Revolutionizing Analytics: The Role of Deep-Learning AI in CNS Clinical Trials

Jack blog image


To explain ‘deep learning’, let’s start with Artificial Intelligence (AI). In its simplest explanation, AI is anything that is trying to imitate a human process. ‘Deep learning’ (or machine learning) is a subset of AI, which is concerned with pattern recognition. For example, we can tell whether someone has a disease from an MRI scan because there is a pattern somewhere in the data from a population of patients. We're trying to find those patterns, and create AI models that can identify them automatically.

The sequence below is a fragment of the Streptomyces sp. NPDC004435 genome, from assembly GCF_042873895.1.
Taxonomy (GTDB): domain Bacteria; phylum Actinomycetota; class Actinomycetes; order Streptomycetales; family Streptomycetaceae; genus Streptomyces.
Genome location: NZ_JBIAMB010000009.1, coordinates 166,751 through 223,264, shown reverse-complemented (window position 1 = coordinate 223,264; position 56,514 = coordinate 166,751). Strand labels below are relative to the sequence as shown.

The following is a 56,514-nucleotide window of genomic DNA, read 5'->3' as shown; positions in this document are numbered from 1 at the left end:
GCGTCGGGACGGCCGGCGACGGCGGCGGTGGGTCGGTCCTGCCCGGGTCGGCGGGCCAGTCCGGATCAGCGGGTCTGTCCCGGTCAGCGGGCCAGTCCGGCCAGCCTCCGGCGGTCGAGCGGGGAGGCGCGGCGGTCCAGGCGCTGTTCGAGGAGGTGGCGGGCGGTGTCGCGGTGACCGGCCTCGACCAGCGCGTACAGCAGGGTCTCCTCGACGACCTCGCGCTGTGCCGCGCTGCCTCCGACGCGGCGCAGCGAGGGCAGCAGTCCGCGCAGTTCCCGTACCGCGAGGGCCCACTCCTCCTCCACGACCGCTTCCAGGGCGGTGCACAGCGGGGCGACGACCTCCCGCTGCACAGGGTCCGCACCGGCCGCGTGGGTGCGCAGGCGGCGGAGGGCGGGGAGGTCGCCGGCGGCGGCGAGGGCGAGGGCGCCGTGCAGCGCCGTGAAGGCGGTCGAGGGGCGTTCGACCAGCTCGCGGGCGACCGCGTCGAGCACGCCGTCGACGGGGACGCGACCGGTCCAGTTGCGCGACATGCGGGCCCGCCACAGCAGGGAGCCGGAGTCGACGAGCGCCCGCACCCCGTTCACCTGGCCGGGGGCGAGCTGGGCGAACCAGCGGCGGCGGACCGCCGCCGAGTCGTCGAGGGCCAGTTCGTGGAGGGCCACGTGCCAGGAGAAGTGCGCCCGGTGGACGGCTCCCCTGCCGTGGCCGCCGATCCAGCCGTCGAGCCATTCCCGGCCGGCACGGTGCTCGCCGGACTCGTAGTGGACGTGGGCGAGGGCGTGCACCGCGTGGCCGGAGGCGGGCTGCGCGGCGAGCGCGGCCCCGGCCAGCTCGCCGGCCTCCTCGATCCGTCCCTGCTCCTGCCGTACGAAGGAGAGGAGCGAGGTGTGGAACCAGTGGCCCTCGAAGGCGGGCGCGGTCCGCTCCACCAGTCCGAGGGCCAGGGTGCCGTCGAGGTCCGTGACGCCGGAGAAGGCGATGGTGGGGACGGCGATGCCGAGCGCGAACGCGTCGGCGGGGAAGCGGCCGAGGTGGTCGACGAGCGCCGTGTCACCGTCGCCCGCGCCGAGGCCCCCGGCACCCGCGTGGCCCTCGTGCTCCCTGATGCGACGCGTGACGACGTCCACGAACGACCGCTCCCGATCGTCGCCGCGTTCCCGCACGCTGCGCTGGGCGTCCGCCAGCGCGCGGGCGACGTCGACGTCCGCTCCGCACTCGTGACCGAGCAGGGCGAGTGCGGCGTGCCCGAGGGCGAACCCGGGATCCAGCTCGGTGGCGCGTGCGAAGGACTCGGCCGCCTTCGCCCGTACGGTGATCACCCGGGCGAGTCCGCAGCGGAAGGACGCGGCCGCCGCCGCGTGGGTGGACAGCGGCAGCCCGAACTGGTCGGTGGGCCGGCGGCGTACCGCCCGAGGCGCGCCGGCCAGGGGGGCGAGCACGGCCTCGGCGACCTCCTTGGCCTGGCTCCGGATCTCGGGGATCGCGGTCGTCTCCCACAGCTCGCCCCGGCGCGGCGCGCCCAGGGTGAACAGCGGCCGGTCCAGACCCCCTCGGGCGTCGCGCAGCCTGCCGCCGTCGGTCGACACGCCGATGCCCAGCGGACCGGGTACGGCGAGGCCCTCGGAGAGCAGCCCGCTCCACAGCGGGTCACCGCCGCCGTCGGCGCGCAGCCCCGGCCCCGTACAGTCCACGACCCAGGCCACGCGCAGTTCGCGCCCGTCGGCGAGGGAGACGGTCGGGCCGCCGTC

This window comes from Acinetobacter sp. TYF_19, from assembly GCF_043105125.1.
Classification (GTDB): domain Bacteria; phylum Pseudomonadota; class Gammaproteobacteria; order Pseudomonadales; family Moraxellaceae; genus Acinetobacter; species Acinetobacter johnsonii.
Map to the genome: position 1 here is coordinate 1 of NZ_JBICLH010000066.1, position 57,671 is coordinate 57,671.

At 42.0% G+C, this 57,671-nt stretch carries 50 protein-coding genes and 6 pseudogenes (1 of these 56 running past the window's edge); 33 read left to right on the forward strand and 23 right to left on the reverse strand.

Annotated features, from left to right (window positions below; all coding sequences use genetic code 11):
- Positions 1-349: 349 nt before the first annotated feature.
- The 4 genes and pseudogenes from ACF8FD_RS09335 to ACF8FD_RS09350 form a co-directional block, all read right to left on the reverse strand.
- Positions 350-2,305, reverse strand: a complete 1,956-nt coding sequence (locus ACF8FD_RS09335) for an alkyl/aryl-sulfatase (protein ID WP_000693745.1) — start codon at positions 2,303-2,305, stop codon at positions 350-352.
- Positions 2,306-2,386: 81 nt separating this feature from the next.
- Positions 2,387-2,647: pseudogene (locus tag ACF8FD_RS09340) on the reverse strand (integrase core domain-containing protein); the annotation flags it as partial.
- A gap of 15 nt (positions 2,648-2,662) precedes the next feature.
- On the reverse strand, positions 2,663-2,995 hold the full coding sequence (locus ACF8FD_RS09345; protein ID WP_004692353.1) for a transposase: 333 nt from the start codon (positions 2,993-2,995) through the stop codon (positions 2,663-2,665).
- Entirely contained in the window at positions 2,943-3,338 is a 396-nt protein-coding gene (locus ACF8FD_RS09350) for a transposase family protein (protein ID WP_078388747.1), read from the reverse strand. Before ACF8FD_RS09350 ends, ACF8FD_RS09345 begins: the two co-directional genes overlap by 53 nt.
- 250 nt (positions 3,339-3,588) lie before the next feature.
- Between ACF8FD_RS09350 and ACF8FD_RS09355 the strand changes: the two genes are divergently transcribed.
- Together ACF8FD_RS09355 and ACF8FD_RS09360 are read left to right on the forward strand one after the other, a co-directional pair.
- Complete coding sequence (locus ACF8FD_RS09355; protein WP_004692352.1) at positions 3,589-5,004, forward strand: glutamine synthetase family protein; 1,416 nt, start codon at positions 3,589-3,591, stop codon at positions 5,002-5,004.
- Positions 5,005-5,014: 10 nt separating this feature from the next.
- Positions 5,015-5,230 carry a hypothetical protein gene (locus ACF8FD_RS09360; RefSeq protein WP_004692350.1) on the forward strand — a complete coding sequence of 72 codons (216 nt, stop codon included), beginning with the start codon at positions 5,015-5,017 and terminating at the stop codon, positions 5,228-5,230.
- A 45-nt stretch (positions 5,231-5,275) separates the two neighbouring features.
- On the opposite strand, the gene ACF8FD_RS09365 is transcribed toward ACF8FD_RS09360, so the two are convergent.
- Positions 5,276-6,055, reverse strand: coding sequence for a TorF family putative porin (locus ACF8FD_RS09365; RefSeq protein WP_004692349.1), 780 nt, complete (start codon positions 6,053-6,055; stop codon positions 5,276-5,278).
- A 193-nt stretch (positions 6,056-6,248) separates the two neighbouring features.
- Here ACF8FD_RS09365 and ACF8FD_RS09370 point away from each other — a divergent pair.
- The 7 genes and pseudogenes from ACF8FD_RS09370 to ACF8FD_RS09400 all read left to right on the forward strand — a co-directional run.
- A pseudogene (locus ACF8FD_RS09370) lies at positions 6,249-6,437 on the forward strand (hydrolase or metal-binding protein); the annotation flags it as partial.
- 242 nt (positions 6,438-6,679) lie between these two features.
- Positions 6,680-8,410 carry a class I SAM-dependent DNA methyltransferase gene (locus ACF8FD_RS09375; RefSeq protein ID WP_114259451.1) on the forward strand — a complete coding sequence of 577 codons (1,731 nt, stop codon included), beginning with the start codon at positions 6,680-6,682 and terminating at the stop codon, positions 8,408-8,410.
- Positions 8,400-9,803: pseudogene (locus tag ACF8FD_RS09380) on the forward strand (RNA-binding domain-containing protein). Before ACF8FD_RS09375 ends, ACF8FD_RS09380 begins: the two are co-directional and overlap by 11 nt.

Deep learning models do this using ‘features’. You have your input, which might be an MRI scan for example, and as the image is processed it gets turned into features. Humans can’t understand these, it’s the way the model learns from the data. Deep learning is – essentially – lots of these features in front of each other. The mathematics itself is fairly simple, but it’s used in long, deep neural networks which, given enough data, can learn incredibly complicated patterns. Interestingly, the exact same technology that powers driverless cars also powers deep learning for medical imaging. The tech telling you there's a pedestrian crossing the road is exactly the same as the tech telling you there's a lesion in the brain – their use depends on what data you give it. 

For these models to work well, you need to feed them a lot of data, example after example, until they learn the pattern. In a nutshell, that’s the deep learning component of AI.

How deep-learning AI is revolutionizing clinical data analytics